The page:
Looking to change his direction, Murray moved back to Illinois where he joined his older brother, Brian Doyle-Murray, at Chicago's famed improvisational comedy troupe, Second City. There, in the company of a talented cast, Murray worked on his chops doing improv and developed some of the comic personae that would launch him onto the national stage. Murray relocated to New York, where he joined Dan Aykroyd, John Belushi, and Gilda Radner on the National Lampoon Radio Hour.
In 1975 Murray landed a slot on the short-lived ABC late-night show, The Howard Cosell Variety Hour. At the same time Lorne Michael's enduring Saturday Night Live debuted on NBC with a cast that included Murray's former colleagues Aykroyd, Belushi, and Radner, as well as Garrett Morris, Loraine Newman, and Chevy Chase. When Chase left the NBC show after its first season, Murray stepped in as his replacement. Murray remained a standout presence with the Not-Ready-For-Prime-Time Players until 1980. As most of the SNL cast had a hand in writing their own skits, Murray exercised his own writing talent and was rewarded with an Emmy for Outstanding Writing in a Comedy-Variety or Music Series in 1977.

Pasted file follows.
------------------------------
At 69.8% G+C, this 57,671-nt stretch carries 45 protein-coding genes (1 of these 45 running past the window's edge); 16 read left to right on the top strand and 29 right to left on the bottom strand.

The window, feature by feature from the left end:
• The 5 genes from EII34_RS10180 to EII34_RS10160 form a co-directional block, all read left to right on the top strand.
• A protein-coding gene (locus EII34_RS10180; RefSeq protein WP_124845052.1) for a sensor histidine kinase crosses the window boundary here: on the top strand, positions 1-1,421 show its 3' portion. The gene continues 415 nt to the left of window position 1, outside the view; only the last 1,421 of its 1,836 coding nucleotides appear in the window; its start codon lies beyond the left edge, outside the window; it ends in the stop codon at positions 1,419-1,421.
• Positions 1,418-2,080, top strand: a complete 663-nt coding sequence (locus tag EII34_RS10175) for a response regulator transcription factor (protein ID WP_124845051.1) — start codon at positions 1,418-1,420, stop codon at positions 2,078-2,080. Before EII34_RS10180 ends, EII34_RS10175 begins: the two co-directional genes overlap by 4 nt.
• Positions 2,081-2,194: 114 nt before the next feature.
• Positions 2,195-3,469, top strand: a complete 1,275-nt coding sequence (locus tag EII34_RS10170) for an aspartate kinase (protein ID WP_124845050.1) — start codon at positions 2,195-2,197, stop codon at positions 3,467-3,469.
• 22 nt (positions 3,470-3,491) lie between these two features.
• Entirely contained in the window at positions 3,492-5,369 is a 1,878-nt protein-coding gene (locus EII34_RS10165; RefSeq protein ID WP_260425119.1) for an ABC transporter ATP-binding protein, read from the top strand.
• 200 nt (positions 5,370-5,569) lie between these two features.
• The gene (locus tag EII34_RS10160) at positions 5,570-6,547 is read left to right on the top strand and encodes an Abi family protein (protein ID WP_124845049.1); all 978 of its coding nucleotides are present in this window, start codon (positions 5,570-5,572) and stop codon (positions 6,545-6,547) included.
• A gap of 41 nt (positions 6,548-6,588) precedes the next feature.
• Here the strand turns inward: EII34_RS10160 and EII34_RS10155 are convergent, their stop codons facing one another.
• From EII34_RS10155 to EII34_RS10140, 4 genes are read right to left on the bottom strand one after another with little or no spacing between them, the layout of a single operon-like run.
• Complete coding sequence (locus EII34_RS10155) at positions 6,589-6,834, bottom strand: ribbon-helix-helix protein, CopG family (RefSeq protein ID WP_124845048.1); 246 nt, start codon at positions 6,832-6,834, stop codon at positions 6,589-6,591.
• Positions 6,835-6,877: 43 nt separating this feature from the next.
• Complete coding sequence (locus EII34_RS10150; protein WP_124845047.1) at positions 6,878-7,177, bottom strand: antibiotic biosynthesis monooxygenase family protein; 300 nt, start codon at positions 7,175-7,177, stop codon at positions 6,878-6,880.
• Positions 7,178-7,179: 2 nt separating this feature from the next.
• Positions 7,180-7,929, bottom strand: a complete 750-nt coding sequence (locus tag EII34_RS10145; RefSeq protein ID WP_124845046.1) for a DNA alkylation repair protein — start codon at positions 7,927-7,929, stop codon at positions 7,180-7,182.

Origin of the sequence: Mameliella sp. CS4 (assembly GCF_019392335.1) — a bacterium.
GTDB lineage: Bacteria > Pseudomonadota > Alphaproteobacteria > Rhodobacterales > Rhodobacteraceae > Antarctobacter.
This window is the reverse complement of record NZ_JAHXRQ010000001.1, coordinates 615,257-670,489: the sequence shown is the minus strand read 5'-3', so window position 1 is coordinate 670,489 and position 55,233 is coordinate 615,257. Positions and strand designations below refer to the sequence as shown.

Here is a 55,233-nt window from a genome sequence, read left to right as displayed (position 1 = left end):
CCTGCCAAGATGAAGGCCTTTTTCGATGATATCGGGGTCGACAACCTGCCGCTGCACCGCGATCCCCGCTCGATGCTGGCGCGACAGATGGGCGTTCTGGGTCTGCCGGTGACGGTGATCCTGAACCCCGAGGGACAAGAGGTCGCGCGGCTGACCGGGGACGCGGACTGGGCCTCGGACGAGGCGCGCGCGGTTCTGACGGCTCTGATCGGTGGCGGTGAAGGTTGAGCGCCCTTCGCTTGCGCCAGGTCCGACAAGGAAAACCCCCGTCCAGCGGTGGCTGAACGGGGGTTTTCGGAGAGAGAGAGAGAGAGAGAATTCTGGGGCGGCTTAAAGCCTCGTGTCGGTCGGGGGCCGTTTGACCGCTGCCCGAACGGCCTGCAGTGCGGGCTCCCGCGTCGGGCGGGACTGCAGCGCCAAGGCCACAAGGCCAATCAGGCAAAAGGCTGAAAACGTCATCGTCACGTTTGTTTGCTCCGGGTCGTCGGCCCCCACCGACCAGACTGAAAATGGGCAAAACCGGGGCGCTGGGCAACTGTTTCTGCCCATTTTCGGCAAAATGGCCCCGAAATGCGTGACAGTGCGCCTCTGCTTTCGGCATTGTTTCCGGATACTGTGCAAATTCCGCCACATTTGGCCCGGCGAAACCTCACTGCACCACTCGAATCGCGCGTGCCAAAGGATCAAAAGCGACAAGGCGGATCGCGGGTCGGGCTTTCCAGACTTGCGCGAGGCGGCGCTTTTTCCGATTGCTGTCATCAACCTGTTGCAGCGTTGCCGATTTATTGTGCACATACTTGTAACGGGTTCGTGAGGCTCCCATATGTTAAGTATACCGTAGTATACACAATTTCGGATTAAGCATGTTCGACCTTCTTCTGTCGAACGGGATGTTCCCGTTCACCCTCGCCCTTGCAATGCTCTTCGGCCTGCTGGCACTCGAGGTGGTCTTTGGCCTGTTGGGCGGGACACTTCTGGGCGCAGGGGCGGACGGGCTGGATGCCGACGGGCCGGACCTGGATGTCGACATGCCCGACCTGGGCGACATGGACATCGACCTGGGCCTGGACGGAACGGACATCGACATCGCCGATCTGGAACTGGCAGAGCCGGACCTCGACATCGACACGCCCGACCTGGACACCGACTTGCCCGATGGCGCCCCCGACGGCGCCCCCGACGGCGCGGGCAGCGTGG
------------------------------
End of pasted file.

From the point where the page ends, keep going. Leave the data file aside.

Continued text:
Although Murray had lent his voice to the animated adult spoof Tarzan, Shame of the Jungle, in 1975, his big break came with his role as a summer camp counselor in 1979's Meatballs. Murray traded on the well-developed disreputable character he had perfected on SNL and helped make the film a big hit. Meatballs would be the first of several collaborations with director Ivan Reitman and established Murray as a big-screen presence.